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American Decorative Arts
Designer: Joseph Locke, American, born England, 1846–1936
Manufacturer: New England Glass Works, W. L. Libbey & Son, American, 1878–1888



Pressed lead Amberina glass

4 3/4 × 2 1/4 × 2 3/8 in. (12.07 × 5.72 × 6.03 cm)
Lisa Koenigsberg, M.A. 1981, M.Phil 1984, Ph.D. 1987, and David Becker, B.A. 1979, Fund
Amberina—heat sensitive, color-changing glass—was patented in the United States in 1883 by Joseph Locke, an English-born glassmaker working for the New England Glass Company in East Cambridge, Massachusetts. The majority of American amberina glass was blown, but Locke produced a few designs for pressed glass, of which this vase is the most ambitious and rare. The play of gold and red accentuates the exotic imagery and shape of the vase. Locke appropriated the form of a Japanese brush holder. Locke added natural, Asian-inspired imagery, with rocks and grasses forming the base and the front and sides depicting a stork eating a snake amid swaying marsh grasses. The overall effect is one that melds innovative glassmaking technology with the fashion for Japanesque aesthetics that dominated American design following the popularity of the Japanese pavilion at the 1876 Centennial Exposition.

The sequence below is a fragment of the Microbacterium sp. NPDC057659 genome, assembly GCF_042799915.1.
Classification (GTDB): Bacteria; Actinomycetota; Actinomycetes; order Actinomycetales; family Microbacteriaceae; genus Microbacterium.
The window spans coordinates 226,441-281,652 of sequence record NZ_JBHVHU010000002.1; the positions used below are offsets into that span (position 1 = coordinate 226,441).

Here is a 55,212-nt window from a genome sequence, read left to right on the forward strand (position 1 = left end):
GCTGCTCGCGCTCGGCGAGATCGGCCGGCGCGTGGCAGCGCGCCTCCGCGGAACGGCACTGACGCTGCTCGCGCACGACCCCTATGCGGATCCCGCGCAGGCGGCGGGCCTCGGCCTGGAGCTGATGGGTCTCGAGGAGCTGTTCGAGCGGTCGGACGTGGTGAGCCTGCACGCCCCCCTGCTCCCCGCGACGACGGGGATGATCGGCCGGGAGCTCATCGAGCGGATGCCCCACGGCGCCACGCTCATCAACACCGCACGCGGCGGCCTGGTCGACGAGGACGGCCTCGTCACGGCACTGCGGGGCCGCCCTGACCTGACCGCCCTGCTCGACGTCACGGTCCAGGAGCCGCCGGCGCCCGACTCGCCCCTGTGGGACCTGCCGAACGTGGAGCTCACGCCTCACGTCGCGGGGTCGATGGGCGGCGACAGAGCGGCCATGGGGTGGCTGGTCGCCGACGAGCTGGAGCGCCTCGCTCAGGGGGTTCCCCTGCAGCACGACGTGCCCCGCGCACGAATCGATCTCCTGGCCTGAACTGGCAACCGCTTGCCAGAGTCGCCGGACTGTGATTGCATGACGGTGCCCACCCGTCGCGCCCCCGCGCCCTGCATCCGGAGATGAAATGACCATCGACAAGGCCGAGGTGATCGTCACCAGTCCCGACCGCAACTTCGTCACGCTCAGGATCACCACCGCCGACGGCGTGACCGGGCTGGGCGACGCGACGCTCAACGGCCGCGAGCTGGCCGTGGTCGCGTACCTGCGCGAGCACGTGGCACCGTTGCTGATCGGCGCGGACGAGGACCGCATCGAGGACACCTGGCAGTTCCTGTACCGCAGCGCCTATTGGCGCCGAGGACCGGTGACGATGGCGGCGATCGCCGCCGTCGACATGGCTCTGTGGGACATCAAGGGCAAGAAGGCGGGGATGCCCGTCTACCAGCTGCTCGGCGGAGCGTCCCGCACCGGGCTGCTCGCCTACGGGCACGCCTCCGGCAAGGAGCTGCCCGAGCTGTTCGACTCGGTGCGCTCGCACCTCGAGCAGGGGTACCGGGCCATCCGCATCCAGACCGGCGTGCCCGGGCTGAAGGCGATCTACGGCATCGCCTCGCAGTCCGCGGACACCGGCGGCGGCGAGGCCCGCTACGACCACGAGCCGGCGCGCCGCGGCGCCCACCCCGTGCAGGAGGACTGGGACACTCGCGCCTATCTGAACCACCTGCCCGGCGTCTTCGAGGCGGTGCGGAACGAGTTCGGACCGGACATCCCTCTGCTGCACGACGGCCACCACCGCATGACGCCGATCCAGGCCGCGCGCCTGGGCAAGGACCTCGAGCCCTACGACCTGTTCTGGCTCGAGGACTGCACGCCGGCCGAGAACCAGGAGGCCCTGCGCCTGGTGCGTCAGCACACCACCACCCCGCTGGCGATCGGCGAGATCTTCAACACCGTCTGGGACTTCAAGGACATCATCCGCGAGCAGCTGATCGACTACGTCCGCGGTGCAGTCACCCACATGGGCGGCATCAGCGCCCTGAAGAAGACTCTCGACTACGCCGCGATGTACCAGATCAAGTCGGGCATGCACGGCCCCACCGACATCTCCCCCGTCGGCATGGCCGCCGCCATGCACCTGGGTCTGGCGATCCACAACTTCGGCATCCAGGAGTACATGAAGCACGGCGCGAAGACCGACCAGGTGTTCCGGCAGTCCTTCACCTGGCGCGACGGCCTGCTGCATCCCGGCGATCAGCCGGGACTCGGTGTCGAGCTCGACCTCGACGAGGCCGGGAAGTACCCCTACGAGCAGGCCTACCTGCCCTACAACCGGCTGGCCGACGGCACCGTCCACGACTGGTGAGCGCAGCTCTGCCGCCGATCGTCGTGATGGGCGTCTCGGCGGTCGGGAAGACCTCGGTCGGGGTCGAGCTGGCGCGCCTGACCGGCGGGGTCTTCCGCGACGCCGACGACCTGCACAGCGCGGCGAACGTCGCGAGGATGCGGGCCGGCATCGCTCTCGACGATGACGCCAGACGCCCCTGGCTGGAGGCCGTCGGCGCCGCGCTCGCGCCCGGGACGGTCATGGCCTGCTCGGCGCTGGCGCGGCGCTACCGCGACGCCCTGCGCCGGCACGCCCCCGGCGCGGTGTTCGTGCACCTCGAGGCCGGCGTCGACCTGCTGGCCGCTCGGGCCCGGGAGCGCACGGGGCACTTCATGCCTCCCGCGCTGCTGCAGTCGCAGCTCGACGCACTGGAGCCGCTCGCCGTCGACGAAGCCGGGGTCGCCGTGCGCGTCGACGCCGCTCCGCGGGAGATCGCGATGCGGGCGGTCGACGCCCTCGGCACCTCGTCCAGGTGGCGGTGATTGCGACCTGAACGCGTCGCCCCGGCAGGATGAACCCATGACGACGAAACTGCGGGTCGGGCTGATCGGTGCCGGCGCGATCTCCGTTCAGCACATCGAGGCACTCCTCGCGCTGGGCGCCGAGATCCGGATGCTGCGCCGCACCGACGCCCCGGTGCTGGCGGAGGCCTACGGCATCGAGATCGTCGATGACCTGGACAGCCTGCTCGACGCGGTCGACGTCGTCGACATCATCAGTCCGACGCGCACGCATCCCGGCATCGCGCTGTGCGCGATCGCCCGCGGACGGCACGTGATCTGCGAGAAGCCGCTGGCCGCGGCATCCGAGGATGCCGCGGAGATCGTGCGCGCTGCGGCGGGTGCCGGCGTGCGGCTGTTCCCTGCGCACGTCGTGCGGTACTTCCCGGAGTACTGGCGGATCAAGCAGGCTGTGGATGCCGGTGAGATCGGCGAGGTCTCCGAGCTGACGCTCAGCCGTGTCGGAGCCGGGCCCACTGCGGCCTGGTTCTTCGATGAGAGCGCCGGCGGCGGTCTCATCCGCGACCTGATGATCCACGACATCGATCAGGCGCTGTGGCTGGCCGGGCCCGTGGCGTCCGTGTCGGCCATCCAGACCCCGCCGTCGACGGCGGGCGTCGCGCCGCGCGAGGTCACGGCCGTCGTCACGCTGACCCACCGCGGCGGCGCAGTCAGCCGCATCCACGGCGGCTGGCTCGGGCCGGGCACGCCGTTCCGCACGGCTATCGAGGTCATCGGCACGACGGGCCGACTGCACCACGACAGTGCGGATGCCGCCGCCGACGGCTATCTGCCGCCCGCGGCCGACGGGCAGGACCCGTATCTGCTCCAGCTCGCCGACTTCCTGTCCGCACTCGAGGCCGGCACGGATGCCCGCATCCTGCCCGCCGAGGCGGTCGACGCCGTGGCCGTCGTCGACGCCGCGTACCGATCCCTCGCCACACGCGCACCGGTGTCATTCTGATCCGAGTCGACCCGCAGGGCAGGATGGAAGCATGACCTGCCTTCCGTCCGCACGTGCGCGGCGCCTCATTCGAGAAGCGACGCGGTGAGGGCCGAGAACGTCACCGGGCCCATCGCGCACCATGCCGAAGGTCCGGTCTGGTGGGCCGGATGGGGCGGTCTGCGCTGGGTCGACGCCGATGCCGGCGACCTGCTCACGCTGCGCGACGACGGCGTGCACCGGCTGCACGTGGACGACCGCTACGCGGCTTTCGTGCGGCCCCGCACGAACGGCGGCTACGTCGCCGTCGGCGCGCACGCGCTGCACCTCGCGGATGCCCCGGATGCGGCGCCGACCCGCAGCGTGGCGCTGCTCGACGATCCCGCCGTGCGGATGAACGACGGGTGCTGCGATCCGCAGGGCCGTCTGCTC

Manufactured in East Cambridge, Massachusetts
On view
19th century
Containers - Glass

“Acquisitions,” https://artgallery.yale.edu/sites/default/files/files/Pub_Bull_acquisitions_2011.pdf (accessed March 1, 2012).

John Stuart Gordon, American Glass: The Collections at Yale (New Haven, Conn.: Yale University Art Gallery, 2018), 178–79, no. 94.

Note: This electronic record was created from historic documentation that does not necessarily reflect the Yale University Art Gallery’s complete or current knowledge about the object. Review and updating of such records is ongoing.